Tuesday, July 24, 2012

Catamarca Poncho Festival and Traditional Folkloric Dancing

This past week Catamarca sponsored a Poncho Festival for a week.  They sold many artisan items from wood to leather to knitted items to TONS of jewelry featuring their rhodochrosite, which is mined in the Catamarca province/state, toys, flutes and other music instruments, items from metal and so forth.  It was delightful looking at everything.  We attended a folkloric dance program with a family we've been working with as 5 of their 7 children participated in it.  A couple weeks before that we attended a program featuring Margarita Palacios who was a Catamarcan woman, born in 1911, who performed in the Buenos Aires area for many, many years.  She sang using the dialect of this area and, as you can imagine, they're extremely proud and honored for what she did for the province.  She died on July 9th, Argentina's Independence Day, and they honor the death date, not the birth date of people.

Inside the foyer were displays of Margarita.  She was known as Margarita de los Valles.  The full name of Catamarca is San Fernando del Valle de Catamarca and there are many valleys (valles) throughout this region.

A girl from our ward, Daiana (pronounced Diana) Cruz was one of the dancers.  Her aunt, Ada Aguirre, and her niece, Tamara, were there to enjoy the program.  Ada and Antonio Aguirre are very involved in raising Daiana.
Yolanda Castro is in the Young Women's presidency and came to support Daiana. 

At the Poncho Festival these young men were one of the groups performing (not with the family we went to support) and we loved it and wanted to share it with you.  Their fancy footwork is truly amazing.  They're dressed as gauchos - Argentine cowboys - and we saw many groups performing this dance, which is called El Malambo, but this group was truly outstanding.  Enjoy!!

Wednesday, July 18, 2012

Poinsettia Bush

Have you ever wondered what a poinsettia plant would look like if it was planted in the ground and had a chance to grow and grow?  It wouldn't happen in Colorado so I've really never thought about it.  One day not too long ago I started noticing these beautiful bushes with familiar looking red flowers.  Then it dawned on me they're poinsettias!!  Of course, I had to take pictures and now I want to share them with you.  Enjoy!

This is just one yard that has these but now that I know what I'm seeing, I recognize many throughout the city.  Remember, it's also wintertime right now in the southern hemisphere so it's perfect for...their Independence Day (July 9th)?  Naw...but I'm sure it's perfect for something!  Believe me, they don't produce any poinsettias during the Christmas season.  That's when we're boiling and thinking sandals and cold sodas and hoping to get into a house with air conditioning.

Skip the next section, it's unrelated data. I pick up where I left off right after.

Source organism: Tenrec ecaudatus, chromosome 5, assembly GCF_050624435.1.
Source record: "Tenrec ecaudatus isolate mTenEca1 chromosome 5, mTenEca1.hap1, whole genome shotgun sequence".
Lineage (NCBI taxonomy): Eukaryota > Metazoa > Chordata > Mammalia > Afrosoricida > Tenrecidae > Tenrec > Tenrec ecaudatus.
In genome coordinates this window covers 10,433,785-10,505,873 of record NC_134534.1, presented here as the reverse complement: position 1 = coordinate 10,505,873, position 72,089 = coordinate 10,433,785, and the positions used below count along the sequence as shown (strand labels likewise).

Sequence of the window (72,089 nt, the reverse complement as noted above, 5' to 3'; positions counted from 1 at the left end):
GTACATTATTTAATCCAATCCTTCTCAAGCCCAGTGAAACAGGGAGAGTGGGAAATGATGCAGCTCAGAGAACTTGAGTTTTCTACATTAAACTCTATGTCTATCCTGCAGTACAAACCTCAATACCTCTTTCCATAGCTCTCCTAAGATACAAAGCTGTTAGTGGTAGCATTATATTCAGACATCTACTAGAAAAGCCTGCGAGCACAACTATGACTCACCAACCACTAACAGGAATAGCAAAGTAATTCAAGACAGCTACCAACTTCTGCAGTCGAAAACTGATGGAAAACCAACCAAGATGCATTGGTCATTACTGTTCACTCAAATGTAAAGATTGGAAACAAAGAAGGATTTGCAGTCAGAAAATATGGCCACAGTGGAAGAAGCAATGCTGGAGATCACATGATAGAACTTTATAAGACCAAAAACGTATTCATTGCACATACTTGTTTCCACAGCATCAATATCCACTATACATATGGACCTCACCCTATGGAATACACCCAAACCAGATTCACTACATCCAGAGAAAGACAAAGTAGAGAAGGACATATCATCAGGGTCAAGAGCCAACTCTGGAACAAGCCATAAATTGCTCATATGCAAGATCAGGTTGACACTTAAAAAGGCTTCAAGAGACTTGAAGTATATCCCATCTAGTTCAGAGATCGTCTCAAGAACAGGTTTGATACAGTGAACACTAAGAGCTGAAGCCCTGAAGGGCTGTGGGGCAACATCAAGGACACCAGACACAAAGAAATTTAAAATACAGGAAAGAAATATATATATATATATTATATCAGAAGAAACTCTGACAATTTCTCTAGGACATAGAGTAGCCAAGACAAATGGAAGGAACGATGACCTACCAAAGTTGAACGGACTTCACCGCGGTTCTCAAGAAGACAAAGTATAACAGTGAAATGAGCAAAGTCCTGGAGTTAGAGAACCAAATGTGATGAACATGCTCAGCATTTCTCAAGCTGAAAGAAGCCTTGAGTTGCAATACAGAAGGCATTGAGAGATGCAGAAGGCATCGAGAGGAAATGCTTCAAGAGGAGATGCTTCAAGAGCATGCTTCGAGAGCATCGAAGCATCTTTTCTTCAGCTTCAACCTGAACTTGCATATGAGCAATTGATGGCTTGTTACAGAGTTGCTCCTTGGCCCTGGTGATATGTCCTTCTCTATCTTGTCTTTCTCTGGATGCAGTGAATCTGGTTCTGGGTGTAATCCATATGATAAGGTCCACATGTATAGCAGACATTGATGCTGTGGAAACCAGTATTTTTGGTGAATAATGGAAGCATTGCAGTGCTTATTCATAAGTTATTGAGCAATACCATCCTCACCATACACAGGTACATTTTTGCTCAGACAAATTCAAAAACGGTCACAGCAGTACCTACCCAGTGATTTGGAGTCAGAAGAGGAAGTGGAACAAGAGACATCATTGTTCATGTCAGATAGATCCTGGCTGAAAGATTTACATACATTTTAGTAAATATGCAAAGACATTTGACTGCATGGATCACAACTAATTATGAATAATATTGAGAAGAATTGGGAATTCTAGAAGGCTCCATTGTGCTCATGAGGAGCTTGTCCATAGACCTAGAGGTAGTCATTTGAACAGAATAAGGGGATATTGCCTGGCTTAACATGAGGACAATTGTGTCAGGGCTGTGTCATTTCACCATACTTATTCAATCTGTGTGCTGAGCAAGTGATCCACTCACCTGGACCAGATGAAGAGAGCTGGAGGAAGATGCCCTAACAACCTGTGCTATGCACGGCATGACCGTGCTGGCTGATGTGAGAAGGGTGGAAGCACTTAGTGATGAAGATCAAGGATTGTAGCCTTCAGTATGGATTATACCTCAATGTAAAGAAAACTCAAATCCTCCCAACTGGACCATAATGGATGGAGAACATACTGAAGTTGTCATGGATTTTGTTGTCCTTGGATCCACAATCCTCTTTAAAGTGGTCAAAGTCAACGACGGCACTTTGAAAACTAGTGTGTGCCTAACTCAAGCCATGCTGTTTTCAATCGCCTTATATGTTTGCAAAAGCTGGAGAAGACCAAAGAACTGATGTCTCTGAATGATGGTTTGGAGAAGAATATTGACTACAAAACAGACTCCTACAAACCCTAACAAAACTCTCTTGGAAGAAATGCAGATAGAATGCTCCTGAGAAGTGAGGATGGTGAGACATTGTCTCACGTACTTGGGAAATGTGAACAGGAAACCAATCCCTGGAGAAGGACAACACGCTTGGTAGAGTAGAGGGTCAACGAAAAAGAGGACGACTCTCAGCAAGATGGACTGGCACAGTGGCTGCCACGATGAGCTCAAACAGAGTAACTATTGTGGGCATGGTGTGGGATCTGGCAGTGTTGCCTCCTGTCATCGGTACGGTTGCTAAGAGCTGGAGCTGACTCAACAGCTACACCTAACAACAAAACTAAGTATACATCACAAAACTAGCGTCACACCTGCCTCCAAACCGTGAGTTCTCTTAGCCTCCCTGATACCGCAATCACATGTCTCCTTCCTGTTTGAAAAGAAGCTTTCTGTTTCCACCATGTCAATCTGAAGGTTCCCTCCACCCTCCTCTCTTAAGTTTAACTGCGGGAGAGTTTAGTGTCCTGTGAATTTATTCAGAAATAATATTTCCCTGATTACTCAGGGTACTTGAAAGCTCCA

Thursday, July 5, 2012

An Early 4th of July Celebration and a Catamarca Parade

We celebrated the 4th of July 2 days early - on our usual P-day - with our zone.  They came to our home and had pancakes with dulce de leche AND maple syrup.  They were happy campers.  Today's another holiday in Catamarca, celebrating the birthday of their province.  There was a parade held this morning and we went to it to see Sara and Aaron Castro perform with the youth band.

Elders Puma/Peru, Slade/UT,  Kayser/CA, Bridge/MT, Skinner/UT, and Bethers/UT are anxiously awaiting their pancakes.
Elders Marquez/Chile, Short/CA, Gallacci/WA, and Bethers/UT

Elders Slade/UT (behind the flame), Kayser/CA, Bridge/MT, and Skinner/UT who was enjoying a very festive candle for his birthday, which was a few days before.

Elders Bethers/UT (in front), Goggins/GA, Kohler/UT with Elder Melendez/CA with the cameras.
Front row:  Elders Marquez/Chile, Melendez/CA, Bridge/MT, Goggins/GA, Kohler/UT, Puma/Peru, and Skinner/UT
Back row:  Elders Gilman/ID, Bethers/UT, Kayser/CA, Slade/UT, Gallacci/WA, Hermandez/Chile, and Short/CA
The sister missionaries never made it to our house for the activity and we missed them.  We got a picture of them at the next zone meeting.
Sisters Paz and Zaballa are both from the Buenos Aires area.

No parade in Argentina is complete in Argentina without their gauchos.

Next it was followed with folkloric dancers, which is very popular down here.

Aaron Castro is the smallest drummer in the back.
Sara Castro is the smaller one in the back of this picture.  She plays the clarinet.
Sara and Aaron with their instruments after their part of the parade.

We gave them some money afterwards to buy a treat.  They had these kinds of vendors all over the place.  All in all it was a very fun experience for us to watch.